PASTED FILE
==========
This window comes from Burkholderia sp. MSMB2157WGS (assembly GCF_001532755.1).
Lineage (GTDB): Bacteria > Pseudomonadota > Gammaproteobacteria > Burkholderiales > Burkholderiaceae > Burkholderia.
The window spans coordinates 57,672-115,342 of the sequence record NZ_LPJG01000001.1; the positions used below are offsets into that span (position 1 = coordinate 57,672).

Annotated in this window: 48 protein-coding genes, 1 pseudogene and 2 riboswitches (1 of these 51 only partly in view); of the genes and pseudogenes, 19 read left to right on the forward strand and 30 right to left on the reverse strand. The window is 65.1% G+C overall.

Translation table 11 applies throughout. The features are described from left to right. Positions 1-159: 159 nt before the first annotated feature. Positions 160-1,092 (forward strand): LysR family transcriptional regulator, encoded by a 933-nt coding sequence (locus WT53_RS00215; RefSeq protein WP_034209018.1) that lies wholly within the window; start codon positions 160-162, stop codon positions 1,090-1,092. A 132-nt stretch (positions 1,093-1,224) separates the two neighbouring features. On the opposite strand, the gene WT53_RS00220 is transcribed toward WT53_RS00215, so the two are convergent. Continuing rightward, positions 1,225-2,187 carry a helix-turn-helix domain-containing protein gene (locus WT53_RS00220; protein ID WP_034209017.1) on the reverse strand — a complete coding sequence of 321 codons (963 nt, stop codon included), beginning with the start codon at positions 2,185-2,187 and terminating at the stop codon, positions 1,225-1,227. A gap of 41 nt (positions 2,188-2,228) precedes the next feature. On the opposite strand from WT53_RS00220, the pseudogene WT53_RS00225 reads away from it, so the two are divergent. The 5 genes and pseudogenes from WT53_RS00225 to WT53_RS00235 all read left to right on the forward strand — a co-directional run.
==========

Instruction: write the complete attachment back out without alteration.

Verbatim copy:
This window comes from Burkholderia sp. MSMB2157WGS (assembly GCF_001532755.1).
Lineage (GTDB): Bacteria > Pseudomonadota > Gammaproteobacteria > Burkholderiales > Burkholderiaceae > Burkholderia.
The window spans coordinates 57,672-115,342 of the sequence record NZ_LPJG01000001.1; the positions used below are offsets into that span (position 1 = coordinate 57,672).

Annotated in this window: 48 protein-coding genes, 1 pseudogene and 2 riboswitches (1 of these 51 only partly in view); of the genes and pseudogenes, 19 read left to right on the forward strand and 30 right to left on the reverse strand. The window is 65.1% G+C overall.

Translation table 11 applies throughout. The features are described from left to right. Positions 1-159: 159 nt before the first annotated feature. Positions 160-1,092 (forward strand): LysR family transcriptional regulator, encoded by a 933-nt coding sequence (locus WT53_RS00215; RefSeq protein WP_034209018.1) that lies wholly within the window; start codon positions 160-162, stop codon positions 1,090-1,092. A 132-nt stretch (positions 1,093-1,224) separates the two neighbouring features. On the opposite strand, the gene WT53_RS00220 is transcribed toward WT53_RS00215, so the two are convergent. Continuing rightward, positions 1,225-2,187 carry a helix-turn-helix domain-containing protein gene (locus WT53_RS00220; protein ID WP_034209017.1) on the reverse strand — a complete coding sequence of 321 codons (963 nt, stop codon included), beginning with the start codon at positions 2,185-2,187 and terminating at the stop codon, positions 1,225-1,227. A gap of 41 nt (positions 2,188-2,228) precedes the next feature. On the opposite strand from WT53_RS00220, the pseudogene WT53_RS00225 reads away from it, so the two are divergent. The 5 genes and pseudogenes from WT53_RS00225 to WT53_RS00235 all read left to right on the forward strand — a co-directional run.